Daily Whimsy (1/8) - The BC Coaching Fiasco
Former BC head coach Jeff Jagodzinski
Former BC head coach Jeff Jagodzinski
Posted Jan 8, 2009

The curious case of Jeff Jagozinski and the Boston College situation, in the January 8th Daily Whimsy.

Fiu's Daily Cavalcade of Whimsy

Boston College & Coach Jags ... Jan. 8

a.k.a. Frank Costanza's Festivus Airing of the Grievances ... or the obvious attempt to keep readers coming to the site on a regular basis during the off-season.
By Pete Fiutak   
What's your beef? ... Fire off your thoughts  

This Week's Whimsies:
Wednesday - Auburn's big coaching moves
Monday - 10 Reasons Why Florida Will Win

Past Whimsies:
Tuesday - The Andre Smith suspension
Monday - NFL Mock Draft (top 10 picks)
Tuesday - Holiday Wish List For All 119 Teams

Wednesday - Chizik, Gill, & the Race Card
Friday - Why Paterno isn't too old

Past Whimsies
- 2008 Season
2008 Preseason Cavalcade
- 2007 Season
- 2006 Season

- 10 Reasons Why Oklahoma Will Win

"It'll be a cold day in hell when Harry Flugleman let's an actor tell him what to do! Do you know what the word nada means? In all those Mexican movies you made... did you ever hear that word? It means "nothing"! Zero. Zip. It's what you're gonna have when I'm through with you! You hit Harry Flugleman on a bad day." ... In the there's-no-crying-in-football department, Boston College athletic director Gene DiFilippo told Jeff Jagodzinski that he'd be fired if he interviewed for the New York Jets head coaching job. Jagodzinski interviewed for the job, and now, after two successful seasons with two straight appearances in the ACC title game, he's gone.

Let's say DiFilippo is in the right. Let's say he really does want another Jack Bicknell who'll plan on making Boston College a home for his career. DiFilippo is still misguided and Boston College looks small-time.

If you have differences with your head coach, fine. Not everyone can get along and there's no real problem if you want to fire a guy before he leaves you. But that's not the case here. Reportedly, DiFilippo and Coach Jags were friendly, but if you're going to be an athletic director with a major college football program to run, you can't tell your head coach he can't at least explore all his options. After all, coaches have short shelf lives and get canned all the time after a bad year or two. If you're a young head coach and you have a shot at the NFL, you jump all over that opportunity the second there's an opening, and schools, especially a place like Boston College, should encourage that.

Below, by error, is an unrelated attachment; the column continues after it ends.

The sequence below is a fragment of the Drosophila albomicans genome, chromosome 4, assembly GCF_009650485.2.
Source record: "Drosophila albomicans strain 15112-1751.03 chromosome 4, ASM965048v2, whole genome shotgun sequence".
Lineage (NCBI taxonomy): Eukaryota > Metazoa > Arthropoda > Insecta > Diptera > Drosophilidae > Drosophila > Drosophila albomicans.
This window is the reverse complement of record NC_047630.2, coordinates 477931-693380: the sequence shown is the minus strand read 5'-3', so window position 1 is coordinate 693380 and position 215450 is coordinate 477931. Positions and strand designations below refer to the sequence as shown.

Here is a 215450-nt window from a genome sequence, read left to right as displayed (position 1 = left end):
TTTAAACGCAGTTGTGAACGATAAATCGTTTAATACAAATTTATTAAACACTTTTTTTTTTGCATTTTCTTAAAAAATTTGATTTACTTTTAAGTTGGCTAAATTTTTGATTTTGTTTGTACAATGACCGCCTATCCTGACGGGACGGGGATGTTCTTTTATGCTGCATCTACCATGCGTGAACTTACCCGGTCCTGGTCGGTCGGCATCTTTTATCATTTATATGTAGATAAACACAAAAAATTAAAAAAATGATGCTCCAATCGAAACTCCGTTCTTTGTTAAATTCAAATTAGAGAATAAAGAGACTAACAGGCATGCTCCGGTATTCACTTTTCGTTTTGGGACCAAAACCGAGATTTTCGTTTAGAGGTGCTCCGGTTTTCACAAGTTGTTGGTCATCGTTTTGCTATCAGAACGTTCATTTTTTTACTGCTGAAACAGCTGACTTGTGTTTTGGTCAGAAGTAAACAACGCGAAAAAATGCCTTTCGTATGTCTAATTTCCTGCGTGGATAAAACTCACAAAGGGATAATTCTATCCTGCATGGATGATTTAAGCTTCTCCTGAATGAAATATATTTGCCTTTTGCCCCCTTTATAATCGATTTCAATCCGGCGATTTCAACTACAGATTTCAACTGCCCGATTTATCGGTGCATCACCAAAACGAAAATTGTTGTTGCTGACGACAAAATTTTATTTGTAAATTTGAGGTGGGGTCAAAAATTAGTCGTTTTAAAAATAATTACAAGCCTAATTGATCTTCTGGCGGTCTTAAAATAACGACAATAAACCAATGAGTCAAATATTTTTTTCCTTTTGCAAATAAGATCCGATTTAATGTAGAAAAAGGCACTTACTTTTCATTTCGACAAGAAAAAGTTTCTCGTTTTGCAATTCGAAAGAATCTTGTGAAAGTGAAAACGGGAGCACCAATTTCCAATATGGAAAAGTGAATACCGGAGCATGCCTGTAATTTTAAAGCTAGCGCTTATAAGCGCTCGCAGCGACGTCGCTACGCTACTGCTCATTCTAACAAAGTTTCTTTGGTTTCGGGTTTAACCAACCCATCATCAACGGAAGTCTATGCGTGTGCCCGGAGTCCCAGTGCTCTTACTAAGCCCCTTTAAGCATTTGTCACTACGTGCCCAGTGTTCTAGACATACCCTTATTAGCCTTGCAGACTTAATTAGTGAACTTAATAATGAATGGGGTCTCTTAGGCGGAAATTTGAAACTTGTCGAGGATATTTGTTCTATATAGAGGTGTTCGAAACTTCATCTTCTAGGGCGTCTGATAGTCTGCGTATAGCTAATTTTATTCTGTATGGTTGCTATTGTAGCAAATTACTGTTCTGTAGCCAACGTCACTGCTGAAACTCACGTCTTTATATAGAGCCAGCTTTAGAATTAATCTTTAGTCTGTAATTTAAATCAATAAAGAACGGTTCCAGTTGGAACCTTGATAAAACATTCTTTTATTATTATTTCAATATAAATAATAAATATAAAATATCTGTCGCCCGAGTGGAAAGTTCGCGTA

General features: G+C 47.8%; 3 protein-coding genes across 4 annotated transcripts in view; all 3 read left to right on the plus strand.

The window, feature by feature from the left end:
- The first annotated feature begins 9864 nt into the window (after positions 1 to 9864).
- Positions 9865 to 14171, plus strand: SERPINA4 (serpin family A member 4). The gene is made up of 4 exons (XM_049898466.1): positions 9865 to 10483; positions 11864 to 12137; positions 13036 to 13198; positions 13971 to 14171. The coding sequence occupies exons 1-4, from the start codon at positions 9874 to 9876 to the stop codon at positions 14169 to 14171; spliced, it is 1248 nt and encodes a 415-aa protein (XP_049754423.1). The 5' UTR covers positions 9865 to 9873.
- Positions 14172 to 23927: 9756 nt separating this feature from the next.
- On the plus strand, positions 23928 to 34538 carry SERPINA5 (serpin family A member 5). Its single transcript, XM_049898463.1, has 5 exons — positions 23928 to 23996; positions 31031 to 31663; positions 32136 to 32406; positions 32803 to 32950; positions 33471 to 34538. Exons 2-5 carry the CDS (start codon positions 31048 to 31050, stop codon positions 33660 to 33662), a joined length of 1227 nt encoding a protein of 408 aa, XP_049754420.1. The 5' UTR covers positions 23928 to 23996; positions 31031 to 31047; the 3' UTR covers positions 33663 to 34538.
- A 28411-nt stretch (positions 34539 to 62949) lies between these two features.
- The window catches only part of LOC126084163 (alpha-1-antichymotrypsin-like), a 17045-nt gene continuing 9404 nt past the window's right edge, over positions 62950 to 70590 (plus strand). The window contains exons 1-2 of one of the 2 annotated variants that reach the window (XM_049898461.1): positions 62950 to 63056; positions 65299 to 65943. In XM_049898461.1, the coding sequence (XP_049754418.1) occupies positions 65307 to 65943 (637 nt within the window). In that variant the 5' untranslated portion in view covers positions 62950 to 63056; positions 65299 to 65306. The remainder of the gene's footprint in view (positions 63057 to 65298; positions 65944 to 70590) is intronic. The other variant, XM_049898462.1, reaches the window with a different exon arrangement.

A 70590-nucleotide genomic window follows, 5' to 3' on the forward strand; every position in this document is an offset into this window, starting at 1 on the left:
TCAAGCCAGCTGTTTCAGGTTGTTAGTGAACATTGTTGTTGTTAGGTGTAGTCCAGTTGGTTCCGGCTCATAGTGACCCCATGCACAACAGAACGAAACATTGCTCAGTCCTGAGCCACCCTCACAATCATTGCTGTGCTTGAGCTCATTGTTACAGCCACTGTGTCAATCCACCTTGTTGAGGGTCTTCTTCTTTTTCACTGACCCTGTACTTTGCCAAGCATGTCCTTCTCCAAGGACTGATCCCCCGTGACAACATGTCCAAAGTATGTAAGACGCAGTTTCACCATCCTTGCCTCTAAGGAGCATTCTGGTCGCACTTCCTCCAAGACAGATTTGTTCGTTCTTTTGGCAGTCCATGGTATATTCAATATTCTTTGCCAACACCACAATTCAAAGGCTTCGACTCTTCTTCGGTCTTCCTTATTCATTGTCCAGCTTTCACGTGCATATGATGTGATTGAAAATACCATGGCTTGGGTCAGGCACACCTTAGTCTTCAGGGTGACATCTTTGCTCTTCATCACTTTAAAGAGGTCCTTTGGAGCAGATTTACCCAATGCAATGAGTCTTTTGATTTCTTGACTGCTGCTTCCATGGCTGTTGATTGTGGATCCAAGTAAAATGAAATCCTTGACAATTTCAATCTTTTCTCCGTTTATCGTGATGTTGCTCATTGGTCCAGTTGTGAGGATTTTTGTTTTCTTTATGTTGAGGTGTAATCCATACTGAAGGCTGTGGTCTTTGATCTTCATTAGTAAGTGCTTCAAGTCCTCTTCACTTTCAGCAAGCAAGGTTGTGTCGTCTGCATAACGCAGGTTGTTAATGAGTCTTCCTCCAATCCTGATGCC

If Jagodzinski wanted to look into taking a job at a place like Syracuse, or North Carolina, or Michigan State, then BC would have a beef. You don't want to lose your head coach to a lateral move, even if it might be for more money. But if you can become known as a place that cultivates head coaching talent and can be a place where young stars come to shine, that's a plus. If you have head coaches that you don't have to fire, you're ten steps ahead of the game.

Boston College isn't a destination. It should be, it might have the best combination of city, conference, opportunities for success and realistic expectations, but it's not. You want the NFL to want your head coaches. You want to get coaches good enough to be on the short list for the cream of the crop gigs. You want the reputation for being a place that will get a star head coach no matter how often the transition. Recruits all know there's a realistic chance there will be a coaching change before their five years are up, but if they know the school is going to replace one good coach with another, that makes the recruiting game far easier.

Now, why would any coach with any dreams of upward mobility want to take the BC job? Oh sure, the program can go the retread rout and move up offensive coordinator and former East Carolina head man Steve Logan, or defensive coordinator Frank Spaziani, but no matter who takes the gig, the coach will be expected to 1) stay until he's fired or retires, whichever comes first, and 2) be DiFilippos's good buddy. In today's day and age of big-time college football, neither one is realistic.